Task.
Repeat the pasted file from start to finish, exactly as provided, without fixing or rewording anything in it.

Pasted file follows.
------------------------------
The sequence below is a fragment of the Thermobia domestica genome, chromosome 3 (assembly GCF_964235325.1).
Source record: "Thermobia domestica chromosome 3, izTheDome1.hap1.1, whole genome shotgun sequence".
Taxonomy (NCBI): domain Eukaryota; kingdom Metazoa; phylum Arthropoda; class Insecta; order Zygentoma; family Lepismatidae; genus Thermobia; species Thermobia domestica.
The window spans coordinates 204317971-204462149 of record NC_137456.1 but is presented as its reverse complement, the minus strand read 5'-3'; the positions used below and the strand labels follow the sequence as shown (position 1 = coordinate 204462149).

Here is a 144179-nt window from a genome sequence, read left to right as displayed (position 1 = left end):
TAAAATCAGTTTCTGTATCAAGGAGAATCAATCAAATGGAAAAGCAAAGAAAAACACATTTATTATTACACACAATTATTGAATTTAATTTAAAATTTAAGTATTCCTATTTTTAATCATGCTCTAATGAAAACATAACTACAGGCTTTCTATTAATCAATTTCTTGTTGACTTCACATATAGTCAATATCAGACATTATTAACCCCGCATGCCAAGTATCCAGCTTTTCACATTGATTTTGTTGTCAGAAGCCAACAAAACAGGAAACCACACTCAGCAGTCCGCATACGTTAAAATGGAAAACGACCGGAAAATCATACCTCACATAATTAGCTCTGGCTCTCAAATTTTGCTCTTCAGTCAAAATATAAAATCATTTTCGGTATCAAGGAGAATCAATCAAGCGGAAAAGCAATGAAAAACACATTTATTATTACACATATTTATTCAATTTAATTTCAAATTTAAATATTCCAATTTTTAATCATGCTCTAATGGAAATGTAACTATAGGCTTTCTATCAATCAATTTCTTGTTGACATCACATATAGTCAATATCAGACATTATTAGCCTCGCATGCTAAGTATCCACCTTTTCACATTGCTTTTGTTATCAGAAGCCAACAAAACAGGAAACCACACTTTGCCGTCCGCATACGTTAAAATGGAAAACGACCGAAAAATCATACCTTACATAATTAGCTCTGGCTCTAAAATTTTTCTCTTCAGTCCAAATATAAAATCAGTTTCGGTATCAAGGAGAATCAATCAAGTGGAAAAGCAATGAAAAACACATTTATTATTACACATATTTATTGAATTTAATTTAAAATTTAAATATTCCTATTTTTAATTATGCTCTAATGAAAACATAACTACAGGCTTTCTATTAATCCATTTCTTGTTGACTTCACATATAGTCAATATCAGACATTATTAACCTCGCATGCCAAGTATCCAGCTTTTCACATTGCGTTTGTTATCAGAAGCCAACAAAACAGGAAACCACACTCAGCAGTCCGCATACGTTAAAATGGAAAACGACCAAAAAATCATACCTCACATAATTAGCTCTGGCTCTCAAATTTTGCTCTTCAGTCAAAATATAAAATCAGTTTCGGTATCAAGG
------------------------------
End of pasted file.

The sequence below is a fragment of the Thermobia domestica genome, chromosome 3 (assembly GCF_964235325.1).
Source record: "Thermobia domestica chromosome 3, izTheDome1.hap1.1, whole genome shotgun sequence".
Taxonomy (NCBI): domain Eukaryota; kingdom Metazoa; phylum Arthropoda; class Insecta; order Zygentoma; family Lepismatidae; genus Thermobia; species Thermobia domestica.
The window spans coordinates 204317971-204462149 of record NC_137456.1 but is presented as its reverse complement, the minus strand read 5'-3'; the positions used below and the strand labels follow the sequence as shown (position 1 = coordinate 204462149).

Here is a 144179-nt window from a genome sequence, read left to right as displayed (position 1 = left end):
TAAAATCAGTTTCTGTATCAAGGAGAATCAATCAAATGGAAAAGCAAAGAAAAACACATTTATTATTACACACAATTATTGAATTTAATTTAAAATTTAAGTATTCCTATTTTTAATCATGCTCTAATGAAAACATAACTACAGGCTTTCTATTAATCAATTTCTTGTTGACTTCACATATAGTCAATATCAGACATTATTAACCCCGCATGCCAAGTATCCAGCTTTTCACATTGATTTTGTTGTCAGAAGCCAACAAAACAGGAAACCACACTCAGCAGTCCGCATACGTTAAAATGGAAAACGACCGGAAAATCATACCTCACATAATTAGCTCTGGCTCTCAAATTTTGCTCTTCAGTCAAAATATAAAATCATTTTCGGTATCAAGGAGAATCAATCAAGCGGAAAAGCAATGAAAAACACATTTATTATTACACATATTTATTCAATTTAATTTCAAATTTAAATATTCCAATTTTTAATCATGCTCTAATGGAAATGTAACTATAGGCTTTCTATCAATCAATTTCTTGTTGACATCACATATAGTCAATATCAGACATTATTAGCCTCGCATGCTAAGTATCCACCTTTTCACATTGCTTTTGTTATCAGAAGCCAACAAAACAGGAAACCACACTTTGCCGTCCGCATACGTTAAAATGGAAAACGACCGAAAAATCATACCTTACATAATTAGCTCTGGCTCTAAAATTTTTCTCTTCAGTCCAAATATAAAATCAGTTTCGGTATCAAGGAGAATCAATCAAGTGGAAAAGCAATGAAAAACACATTTATTATTACACATATTTATTGAATTTAATTTAAAATTTAAATATTCCTATTTTTAATTATGCTCTAATGAAAACATAACTACAGGCTTTCTATTAATCCATTTCTTGTTGACTTCACATATAGTCAATATCAGACATTATTAACCTCGCATGCCAAGTATCCAGCTTTTCACATTGCGTTTGTTATCAGAAGCCAACAAAACAGGAAACCACACTCAGCAGTCCGCATACGTTAAAATGGAAAACGACCAAAAAATCATACCTCACATAATTAGCTCTGGCTCTCAAATTTTGCTCTTCAGTCAAAATATAAAATCAGTTTCGGTATCAAGG